The swimming pool was an artificial condition upon Hale's land. Hale had reason to know that such a pool, located at 1313 Boxwood, in Huntsville, Alabama, would be a place that children would likely trespass during the early afternoon of a midsummer's day. On occasions prior to the day on which Demetrius drowned, Haswell, as Hale's employee, had observed children, who were not children of the tenants at University Parke Apartments, using the pool. The pool was 10 feet deep at the place where Demetrius's body was found.

The pool was a "public swimming pool" subject to the "Swimming Pool Recommendations" issued by the Bureau of Environmental Health of the Alabama State Department of Health. 2 Among those recommendations are the following:

"Lifesaving Equipment: Each pool shall be provided with not less than one unit of lifesaving equipment consisting of: ... (3) a 1/4-inch heaving line equivalent in length to the width of the pool."


"Conduct of Bathers: The pool management should prohibit boisterous or rough play, except supervised water sports, in all portions of the pool, pool enclosure, bathhouse and appurtenances."


"Fence: A man-proof fence or other barrier should completely encircle the pool and should be located adjacent to the runways. The only unlocked opening should be to the bathhouse. Other openings may be provided for use of operating personnel if kept locked at all times that they are not in use."

The pool was also subject to the "Regulations Governing the Construction, Equipment and Operation of Public Swimming Pools" promulgated by the Madison County Board of Health, and those Regulations contain the following provisions applicable to pools at apartment houses:

"Every swimming pool shall be operated under the close supervision of a trained operator...."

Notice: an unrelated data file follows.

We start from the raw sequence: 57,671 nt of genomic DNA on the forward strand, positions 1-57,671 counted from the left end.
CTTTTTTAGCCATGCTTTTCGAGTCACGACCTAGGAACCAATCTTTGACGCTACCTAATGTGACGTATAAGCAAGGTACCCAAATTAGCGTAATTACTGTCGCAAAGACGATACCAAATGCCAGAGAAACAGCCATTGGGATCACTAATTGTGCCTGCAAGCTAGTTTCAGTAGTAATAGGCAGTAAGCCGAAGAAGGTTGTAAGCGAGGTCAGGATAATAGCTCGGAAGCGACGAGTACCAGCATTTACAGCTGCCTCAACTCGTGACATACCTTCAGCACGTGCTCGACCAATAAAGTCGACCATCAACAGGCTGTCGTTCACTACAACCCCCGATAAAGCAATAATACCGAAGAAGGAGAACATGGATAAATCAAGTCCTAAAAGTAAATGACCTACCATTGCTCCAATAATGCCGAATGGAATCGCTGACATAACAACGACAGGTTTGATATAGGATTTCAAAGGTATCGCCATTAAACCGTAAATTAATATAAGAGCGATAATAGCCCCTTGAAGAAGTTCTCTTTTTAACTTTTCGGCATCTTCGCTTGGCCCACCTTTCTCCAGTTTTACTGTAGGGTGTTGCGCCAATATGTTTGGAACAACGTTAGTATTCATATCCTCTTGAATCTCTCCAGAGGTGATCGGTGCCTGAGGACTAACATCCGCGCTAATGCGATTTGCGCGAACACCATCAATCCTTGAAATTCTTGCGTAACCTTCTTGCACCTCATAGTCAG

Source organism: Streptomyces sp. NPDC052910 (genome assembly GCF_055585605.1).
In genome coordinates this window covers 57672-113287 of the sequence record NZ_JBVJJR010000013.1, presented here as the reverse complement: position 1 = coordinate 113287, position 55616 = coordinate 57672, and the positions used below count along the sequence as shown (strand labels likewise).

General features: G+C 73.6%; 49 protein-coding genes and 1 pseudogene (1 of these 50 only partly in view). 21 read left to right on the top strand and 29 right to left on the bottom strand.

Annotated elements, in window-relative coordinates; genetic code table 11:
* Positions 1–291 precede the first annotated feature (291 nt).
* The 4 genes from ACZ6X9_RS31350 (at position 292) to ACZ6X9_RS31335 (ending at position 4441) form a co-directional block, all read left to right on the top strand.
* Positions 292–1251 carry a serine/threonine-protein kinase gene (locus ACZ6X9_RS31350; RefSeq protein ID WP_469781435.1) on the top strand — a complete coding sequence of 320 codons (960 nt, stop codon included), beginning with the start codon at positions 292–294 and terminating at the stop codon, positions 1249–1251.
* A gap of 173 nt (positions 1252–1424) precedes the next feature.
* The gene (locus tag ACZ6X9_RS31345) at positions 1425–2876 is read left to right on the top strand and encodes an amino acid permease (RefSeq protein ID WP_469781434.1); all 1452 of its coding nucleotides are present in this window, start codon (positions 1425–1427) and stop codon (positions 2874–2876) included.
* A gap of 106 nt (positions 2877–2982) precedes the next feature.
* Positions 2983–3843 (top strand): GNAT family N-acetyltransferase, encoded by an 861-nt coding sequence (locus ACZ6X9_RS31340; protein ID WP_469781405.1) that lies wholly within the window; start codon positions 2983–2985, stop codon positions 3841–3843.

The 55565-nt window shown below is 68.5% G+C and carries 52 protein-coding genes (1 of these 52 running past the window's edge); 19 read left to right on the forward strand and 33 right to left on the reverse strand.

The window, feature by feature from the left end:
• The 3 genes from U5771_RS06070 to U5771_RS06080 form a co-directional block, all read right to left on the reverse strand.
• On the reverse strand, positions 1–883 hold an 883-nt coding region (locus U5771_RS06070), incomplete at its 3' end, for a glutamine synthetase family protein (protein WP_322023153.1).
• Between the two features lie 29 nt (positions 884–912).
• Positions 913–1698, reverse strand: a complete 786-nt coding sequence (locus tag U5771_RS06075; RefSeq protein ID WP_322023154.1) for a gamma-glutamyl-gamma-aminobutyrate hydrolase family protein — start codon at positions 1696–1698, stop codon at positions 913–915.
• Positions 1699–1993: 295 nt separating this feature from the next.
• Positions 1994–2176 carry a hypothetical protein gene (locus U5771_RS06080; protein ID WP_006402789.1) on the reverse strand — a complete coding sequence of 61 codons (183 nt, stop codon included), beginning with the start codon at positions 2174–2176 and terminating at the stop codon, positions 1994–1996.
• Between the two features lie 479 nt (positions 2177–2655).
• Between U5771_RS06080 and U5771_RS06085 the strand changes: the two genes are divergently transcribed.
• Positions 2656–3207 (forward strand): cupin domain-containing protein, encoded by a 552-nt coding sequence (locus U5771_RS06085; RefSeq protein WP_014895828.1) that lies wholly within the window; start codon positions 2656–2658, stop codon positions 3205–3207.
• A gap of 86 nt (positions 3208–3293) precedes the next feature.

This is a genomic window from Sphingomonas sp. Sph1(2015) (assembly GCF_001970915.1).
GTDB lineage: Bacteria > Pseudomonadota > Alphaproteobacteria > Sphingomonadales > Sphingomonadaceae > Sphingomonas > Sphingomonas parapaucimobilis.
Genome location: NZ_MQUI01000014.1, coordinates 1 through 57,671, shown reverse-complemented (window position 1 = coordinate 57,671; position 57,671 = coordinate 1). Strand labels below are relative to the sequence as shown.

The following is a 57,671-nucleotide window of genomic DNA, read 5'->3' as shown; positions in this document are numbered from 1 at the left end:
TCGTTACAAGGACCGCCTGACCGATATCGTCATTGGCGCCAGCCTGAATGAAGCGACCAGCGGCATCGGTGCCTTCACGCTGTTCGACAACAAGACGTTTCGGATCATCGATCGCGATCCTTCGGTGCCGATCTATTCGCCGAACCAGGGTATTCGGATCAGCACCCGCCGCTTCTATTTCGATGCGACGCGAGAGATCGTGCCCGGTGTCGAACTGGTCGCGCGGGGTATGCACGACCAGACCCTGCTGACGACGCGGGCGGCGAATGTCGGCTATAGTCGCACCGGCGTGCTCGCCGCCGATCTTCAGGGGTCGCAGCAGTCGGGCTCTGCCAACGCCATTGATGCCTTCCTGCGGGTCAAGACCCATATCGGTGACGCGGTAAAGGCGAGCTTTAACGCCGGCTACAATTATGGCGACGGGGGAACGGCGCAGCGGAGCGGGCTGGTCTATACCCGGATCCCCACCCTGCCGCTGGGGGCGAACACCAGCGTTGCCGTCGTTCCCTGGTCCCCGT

"Clearness--at all times when the pool is in use the water shall be sufficiently clear to permit a black disc six inches in diameter on a white field, when placed on the bottom of the pool at the deepest point, to be clearly visible from the sidewalks of the pool at all distances up to ten yards measured from a line drawn across the pool through said disc. The main drain(s) shall be visible at all times. Failure to meet either of these requirements shall constitute grounds for immediate closing of the pool."


"An effective fence or barrier, at least 5 feet high, with entry at [the] shallow end, shall be provided so as to prevent unauthorized entry to the pool. A qualified attendant, with a valid certificate of lifesaving, shall be on duty at or near the poolside at all times when a pool is open to use by bathers. The attendant shall be in full charge of bathing and have authority to enforce all rules of safety and sanitation, and shall...

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  • Laster v. Norfolk Southern Ry. Co., Inc.
    • United States
    • Alabama Supreme Court
    • January 16, 2009
    ...poses a danger to children." Oden v. Pepsi Cola Bottling Co. of Decatur, Inc., 621 So.2d 953, 961 n. 5 (Ala.1993) (citing Fletcher v. Hale, 548 So.2d 135 (Ala.1989), and Lyle v. Bouler, 547 So.2d 506 Motes held that the conventional duty of care recited in Beam is "not applicable ... except......
  • Pino v. Szuch
    • United States
    • West Virginia Supreme Court
    • July 17, 1991
    ...it is on the child. Several courts use similar age groupings when assessing a child's capacity to be negligent. See, e.g., Fletcher v. Hale, 548 So.2d 135 (Ala.1989); Friedman v. Park Dist. of Highland Park, 151 Ill.App.3d 374, 104 Ill.Dec. 329, 502 N.E.2d 826 (1986); Hoots v. Beeson, 272 N......
  • Oden v. Pepsi Cola Bottling Co. of Decatur, Inc.
    • United States
    • Alabama Supreme Court
    • May 28, 1993
    ...to his behavior. Pepsi argues that the trial court could have properly found that Mark was of sufficient maturity. In Fletcher v. Hale, 548 So.2d 135, 138 (Ala.1989), the Court quoted Justice Bloodworth's opinion in King v. South, 352 So.2d 1346, 1347 "It has long been the law in Alabama th......
  • Laster v. Norfolk Southern Railway Company, Inc., No. 1050532 (Ala. 1/5/2007)
    • United States
    • Alabama Supreme Court
    • January 5, 2007
    ...a danger to children." Oden v. Pepsi Cola Bottling Co. of Decatur, Inc., 621 So. 2d 953, 961 n. 5 (Ala. 1993) (citing Fletcher v. Hale, 548 So. 2d 135 (Ala. 1989), and Lyle v. Bouler, 547 So. 2d 506 (Ala. Motes held that the conventional duty of care recited in Beam is "not applicable ... e......